There are some very easy, and cheap, ways of tracking what is being said about your credit union. Set up Google Alerts and keep track of what is happening online. If somebody posts a blog that mentions your name (especially if they are an existing member) leave a comment and join that conversation. If you want your members and potential members to be engaged with you, you need to be just as engaged with them.

Be a Person

Sign your blog posts with your name, not your credit union’s name. During your interaction with members online, be personal and avoid canned email responses. There is always something you can comment on or say that can really break down that “us vs. them” feeling that usually comes with an email from a financial institution.

So, be creative, be a person, and have fun with it. Find the tools that best fit your goal of engagement and be an active participant in your community. Show them that you are there because of them and that they are the ones that make the credit union go ‘round.

I wish you all the best this Thanksgiving!


Anonymous said...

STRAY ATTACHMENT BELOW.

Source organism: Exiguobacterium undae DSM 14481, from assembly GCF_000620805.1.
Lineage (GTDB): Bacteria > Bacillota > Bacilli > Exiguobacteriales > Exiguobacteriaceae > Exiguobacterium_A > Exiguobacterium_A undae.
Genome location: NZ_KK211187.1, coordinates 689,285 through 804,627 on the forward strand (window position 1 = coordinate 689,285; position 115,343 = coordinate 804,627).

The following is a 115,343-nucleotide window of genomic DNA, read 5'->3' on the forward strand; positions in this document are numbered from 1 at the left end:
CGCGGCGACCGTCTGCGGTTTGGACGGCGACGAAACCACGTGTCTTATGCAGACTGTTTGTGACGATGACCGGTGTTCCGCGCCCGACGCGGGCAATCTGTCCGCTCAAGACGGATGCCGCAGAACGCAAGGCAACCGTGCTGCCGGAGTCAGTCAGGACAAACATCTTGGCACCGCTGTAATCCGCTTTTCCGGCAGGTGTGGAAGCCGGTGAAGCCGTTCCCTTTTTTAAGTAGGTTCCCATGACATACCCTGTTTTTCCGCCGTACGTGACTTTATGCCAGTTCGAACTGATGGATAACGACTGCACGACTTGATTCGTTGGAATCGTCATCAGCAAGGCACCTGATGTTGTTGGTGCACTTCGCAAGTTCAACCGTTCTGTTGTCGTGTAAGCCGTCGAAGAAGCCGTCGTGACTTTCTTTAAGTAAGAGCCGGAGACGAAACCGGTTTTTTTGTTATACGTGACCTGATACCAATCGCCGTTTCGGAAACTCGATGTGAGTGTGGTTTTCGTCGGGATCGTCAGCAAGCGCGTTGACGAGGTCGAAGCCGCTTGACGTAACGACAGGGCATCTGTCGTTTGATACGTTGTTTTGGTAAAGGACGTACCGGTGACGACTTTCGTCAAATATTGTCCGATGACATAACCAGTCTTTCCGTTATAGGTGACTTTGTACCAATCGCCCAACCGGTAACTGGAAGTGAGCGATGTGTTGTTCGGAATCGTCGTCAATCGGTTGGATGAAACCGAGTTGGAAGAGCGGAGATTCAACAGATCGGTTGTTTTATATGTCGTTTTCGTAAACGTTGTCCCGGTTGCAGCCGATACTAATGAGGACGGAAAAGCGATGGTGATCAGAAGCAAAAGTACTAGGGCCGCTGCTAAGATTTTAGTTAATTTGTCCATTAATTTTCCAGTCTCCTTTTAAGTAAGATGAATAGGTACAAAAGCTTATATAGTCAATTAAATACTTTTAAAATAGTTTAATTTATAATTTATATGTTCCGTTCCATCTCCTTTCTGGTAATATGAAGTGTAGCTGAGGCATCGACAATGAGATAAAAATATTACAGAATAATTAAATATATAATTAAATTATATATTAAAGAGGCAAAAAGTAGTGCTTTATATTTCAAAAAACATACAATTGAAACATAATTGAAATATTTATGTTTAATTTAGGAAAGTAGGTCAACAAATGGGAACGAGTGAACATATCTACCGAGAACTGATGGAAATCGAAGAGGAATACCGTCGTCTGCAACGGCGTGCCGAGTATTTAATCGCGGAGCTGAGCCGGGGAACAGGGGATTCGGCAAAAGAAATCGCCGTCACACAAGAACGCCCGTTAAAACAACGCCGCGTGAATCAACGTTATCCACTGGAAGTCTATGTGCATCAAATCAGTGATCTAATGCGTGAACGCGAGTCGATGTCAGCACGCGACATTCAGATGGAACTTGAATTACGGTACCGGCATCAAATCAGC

Andy, Great idea about the photo contest which lead to the Flickr Group. I'm going to be copying that one.

Andy said...

Thanks Ginny!

Feel free to copy away :).

Anonymous said...

Hey Andy! Great post! The photo contest as a way to personalize the credit union and the members who constitute it is a great idea too! Congrats on the successful campaign! 200 photos is quite a large number!
-Morriss Partee

Anonymous said...

I just started browsing through a few of the photos your members submitted and I must say: WOW! They are all quite spectacular! I hope you never take for granted what beautiful scenery you have there in Maine!
-Morriss Partee

Andy said...

Thanks Morriss, it was an absolute blast. Maine certainly has some incredible scenery and I'm glad we have the chance to show it off, as well as our members' photography skills :)

Anonymous said...

Andy, I'm glad you took the opportunity to write about this important topic. Word of mouth marketing is very much about the idea that there IS already a conversation going on out in the world about your brand....whether a credit union wants to admit it or not. It's happening. So why not jump in and help shape the conversation by being a participant?

Thanks for your post, it's good food for thought for our industry.